By Johnny Jackson
Dozens of area students make the trek south to the small, rural town of Tifton, Ga., to pursue a post-secondary education at Abraham Baldwin Agricultural College (ABAC). They may have more reason to make the 150-mile trip this fall. ABAC is unveiling a new bachelor's degree program.
The college will offer a Bachelor's of Applied Science Degree in Natural Resource Management, with majors in Forestry Management, and Wildlife Management, beginning in August 2011, according to ABAC President David Bridges.
The Board of Regents of the University System of Georgia approved ABAC's new degree program at its meeting in Atlanta, on Feb. 9.
"Being an Abraham Baldwin Alumni and teacher, I'm extremely excited to see that they are offering a well-rounded Agriculture and Natural Resources four-year program," said Eve Felton, the agriculture teacher and FFA advisor at Ola High School in McDonough.
Felton said five of her students at Ola, this year, have been accepted to Abraham Baldwin Agricultural College for the fall. She said two of her students from last school year, are currently majoring in Agriculture Education and Wildlife Management at the college.
"Agriculture and Natural Resources are our state's number one industry, and I'm thrilled my students are enrolling at ABAC to pursue their passion in these fields of study," she continued. "Our students here at Ola will hopefully be able to come back to Henry County, and work with DNR [Department of Natural Resources], or a private company in the area."
College President David Bridges said Georgia's forest resources have a direct economic impact of $16 billion annually, and a total impact of $26 billion. He said graduates of the program will find employment in government and private sector organizations that deal with the state's and the region's natural resources.
"Natural Resource Management really completes the foundation of bachelor's degrees in the School of Agriculture and Natural Resources that we have been building on for a while," said Bridges. "This is a degree we have been working on for a very long time. I believe it will be one of our most popular programs."
The college's objective, he added, is to have graduates of the new program fill important roles in the timberland industry, the plantation industry, and other related tourism industries.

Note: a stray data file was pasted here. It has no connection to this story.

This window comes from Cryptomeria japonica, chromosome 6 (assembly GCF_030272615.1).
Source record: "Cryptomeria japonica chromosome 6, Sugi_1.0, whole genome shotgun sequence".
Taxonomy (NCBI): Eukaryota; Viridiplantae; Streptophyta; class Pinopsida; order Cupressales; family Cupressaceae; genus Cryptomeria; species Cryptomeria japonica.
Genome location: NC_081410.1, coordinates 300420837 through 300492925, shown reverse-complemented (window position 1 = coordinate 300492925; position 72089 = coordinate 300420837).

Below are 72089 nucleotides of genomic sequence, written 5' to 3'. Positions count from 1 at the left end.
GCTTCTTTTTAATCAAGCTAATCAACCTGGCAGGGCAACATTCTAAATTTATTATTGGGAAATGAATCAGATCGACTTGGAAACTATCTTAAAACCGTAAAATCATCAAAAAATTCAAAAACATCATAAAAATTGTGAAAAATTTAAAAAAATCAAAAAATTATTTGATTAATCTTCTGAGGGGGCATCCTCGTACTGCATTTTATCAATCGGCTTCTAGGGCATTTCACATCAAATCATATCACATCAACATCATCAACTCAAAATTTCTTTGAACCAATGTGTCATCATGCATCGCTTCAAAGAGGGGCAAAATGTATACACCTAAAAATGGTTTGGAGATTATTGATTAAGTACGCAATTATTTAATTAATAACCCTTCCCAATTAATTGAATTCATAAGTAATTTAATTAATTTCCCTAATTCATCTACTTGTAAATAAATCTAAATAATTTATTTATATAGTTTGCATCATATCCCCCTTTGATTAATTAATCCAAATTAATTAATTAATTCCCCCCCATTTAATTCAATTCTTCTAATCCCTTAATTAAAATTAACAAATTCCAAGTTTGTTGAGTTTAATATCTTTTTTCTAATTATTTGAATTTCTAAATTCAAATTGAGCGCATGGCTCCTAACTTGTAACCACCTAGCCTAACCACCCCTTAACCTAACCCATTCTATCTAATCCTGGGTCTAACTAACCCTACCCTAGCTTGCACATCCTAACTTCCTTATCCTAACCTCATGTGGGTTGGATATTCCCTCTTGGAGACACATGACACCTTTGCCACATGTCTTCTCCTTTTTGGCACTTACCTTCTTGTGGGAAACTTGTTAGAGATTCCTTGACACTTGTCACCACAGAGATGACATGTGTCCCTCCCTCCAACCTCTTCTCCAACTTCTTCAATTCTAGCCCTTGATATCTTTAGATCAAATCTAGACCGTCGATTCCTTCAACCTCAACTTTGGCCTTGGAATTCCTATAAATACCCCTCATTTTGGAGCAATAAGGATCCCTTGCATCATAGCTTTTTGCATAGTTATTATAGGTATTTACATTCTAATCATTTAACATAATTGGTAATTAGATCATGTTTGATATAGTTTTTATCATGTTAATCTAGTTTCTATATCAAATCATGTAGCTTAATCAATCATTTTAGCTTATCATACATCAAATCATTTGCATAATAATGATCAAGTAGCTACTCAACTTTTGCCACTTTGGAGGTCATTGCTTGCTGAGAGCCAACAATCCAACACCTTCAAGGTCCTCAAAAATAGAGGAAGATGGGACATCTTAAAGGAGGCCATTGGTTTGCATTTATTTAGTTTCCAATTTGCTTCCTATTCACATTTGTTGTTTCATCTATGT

Chad Abbott, of Martinez, Ga., is enrolled at ABAC. He said has been waiting for the degree program to come to fruition so that he could stay and earn a bachelor's degree.
"It's really nice being down here," said Abbott, 21. "I've created such a great rapport with a lot of the teachers and advisors."
Abbott said he had pursued a degree in Forest Management in the college's two-year transfer program, and now will be able to earn a four-year degree at ABAC.
"It goes to show that ABAC is maturing as a college," he said. "It's opening up a lot more possibilities for the students. I want to be a forester, which manages timber. I want to be able to help fight fires out West. And with a four-year degree, I plan on going federal."
Abbott is one in ABAC's 3,284-student population, which consists of 48 students from Henry and Clayton counties, and others from eight states, and 19 countries, according to ABAC Public Relations Assistant Ashley Williamson.
Williamson acknowledged the college's most popular major is nursing, but has its mainstay majors in forestry and agriculture.
"Georgia is a net importer of professionals in forestry and wildlife careers, and the southeastern U.S. will continue to play a major role in supplying our country with forest resources," said Dr. Tim Marshall, Dean of ABAC's School of Agriculture and Natural Resources. "We now have bachelor's degrees to support the needs of employers who are hiring in agriculture, the green industry, and natural resources."
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